Leadership can make or break a rehab therapy clinic's success. Employee turnover alone is an incredibly expensive problem and, as the saying goes, employees don't leave bad jobs—they leave bad bosses. In a patient care environment, though, poor management impacts more than just therapist satisfaction. It affects the entire clinic culture as well as patients' ability to achieve quality outcomes.
So, what are some signs—specifically, verbal signs—that a manager is undermining the sense of teamwork in their clinic? And what are more effective ways to get their point across?
1. “You’re not working hard enough.”
While numbers don’t lie, they also don’t tell the whole story. With more data at their fingertips than ever before, it’s easy for a clinic manager to get an instant overview of what’s happening in a practice. A bad manager, however, may make snap judgements based on what they see before getting to the root of the issue. This can fuel resentment among staff, making them feel like their work will never measure up and that they’re true value isn’t being seen.
The reality is that what looks good on paper may not be indicative of how therapists are actually performing—or, more importantly, what they’re patients think of them.
Employees are motivated by positive reinforcement and recognition, not criticism. That said, there will inevitably be problems that need to be addressed. But instead of making assumptions based on data, a good manager chats with staff to get the whole picture:
- Have new cleaning protocols slowed them down?
- Are they weighed down with a high number of complex treatment plans?
- Do they have unknown struggles impacting their productivity?
- Are they satisfied with their job?
2. “Did you hear about so-and-so?”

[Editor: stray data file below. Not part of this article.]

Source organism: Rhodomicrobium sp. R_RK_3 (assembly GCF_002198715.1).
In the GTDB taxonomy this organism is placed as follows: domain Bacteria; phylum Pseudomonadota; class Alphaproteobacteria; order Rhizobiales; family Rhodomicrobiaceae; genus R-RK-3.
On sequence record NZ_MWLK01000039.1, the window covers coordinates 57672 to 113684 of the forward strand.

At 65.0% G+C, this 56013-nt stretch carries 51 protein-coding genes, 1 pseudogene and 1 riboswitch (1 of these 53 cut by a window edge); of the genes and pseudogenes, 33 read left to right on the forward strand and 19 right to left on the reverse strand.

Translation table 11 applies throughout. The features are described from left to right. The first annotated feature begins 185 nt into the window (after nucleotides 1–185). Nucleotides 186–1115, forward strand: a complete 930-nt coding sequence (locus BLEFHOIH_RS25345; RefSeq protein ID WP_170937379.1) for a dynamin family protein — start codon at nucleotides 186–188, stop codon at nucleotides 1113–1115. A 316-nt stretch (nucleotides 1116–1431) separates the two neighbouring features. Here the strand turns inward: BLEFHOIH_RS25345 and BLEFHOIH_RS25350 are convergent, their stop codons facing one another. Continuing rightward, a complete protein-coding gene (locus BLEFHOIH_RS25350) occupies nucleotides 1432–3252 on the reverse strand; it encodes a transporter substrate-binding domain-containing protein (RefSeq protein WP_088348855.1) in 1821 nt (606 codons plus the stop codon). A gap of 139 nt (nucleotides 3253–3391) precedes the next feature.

Bad managers often thrive on juicy office gossip. Professional managers, however, treat it like poison and stay as far away from it as possible. They know gossip only brings down morale and fosters exclusivity and negativity. Instead of wading into the quagmire, managers should:
- Encourage therapists to be honest, but avoid taking sides.
- Listen without being judgmental or jumping to conclusions.
- Avoid discussing disputes with uninvolved parties.
- Work with the team to avoid similar problems in the future.
- Change the dialogue when a conversation about an employee turns negative by mentioning one of their strengths or admirable qualities.
If this sounds like disciplined work, it is. But when managers take the lead in shutting down toxic and negative conversations, the rest of the team will follow suit.
3. “It’s my way or the highway.”
Ruling with an iron fist is one approach to leadership—but it isn’t a very useful one. When bad managers use fear and intimidation tactics, they destroy trust and loyalty among staff. This approach leads to high turnover rates and difficulties recruiting top talent.
Instead, effective managers know that teamwork makes the dream work. They encourage a variety of ideas and take a collaborative approach. When managers are accessible and approachable, therapists feel heard and valued. Best of all, when a good manager is open to their team’s ideas they will gain valuable insights and boost overall clinic morale.
4. “Leave your personal life at home.”
Employees should be able to bring their whole selves to work. While it’s true there is a time and place for discussing personal matters (e.g., not during a patient session), healthcare professionals are humans at the end of the day. And as such, they have real issues that will inevitably impact their demeanor at work.
Rather than shutting these conversations down, good managers place an emphasis on health and wellbeing in a practice—which centers on leading with compassion, flexibility, and empathy. In the long run, this approach can help employees feel truly seen, which can in turn mitigate therapist burnout and optimize productivity
5. “I’m too busy, handle it yourself.”
Picture this: it’s the middle of the workday. A therapist pops into the manager’s office with an important question about a patient issue. Feeling overwhelmed with their own work, the manager waves them away, telling the therapist to handle it themselves. After apologizing for bothering the manager, the therapist has to make it to their next appointment, leaving the patient problem unresolved.
All managers may feel pulled in several directions at once from time to time. But, the mark of a good manager is that they make a concerted effort to be available to their therapists—even during inopportune times. After all, part of being a manager is being willing to offer hands-on help to employees so they have the knowledge, resources, and support required to achieve their full potential—and provide the best patient care possible.
How have you improved communication in your clinic? Let us know in the comments below—we’d love to learn from you!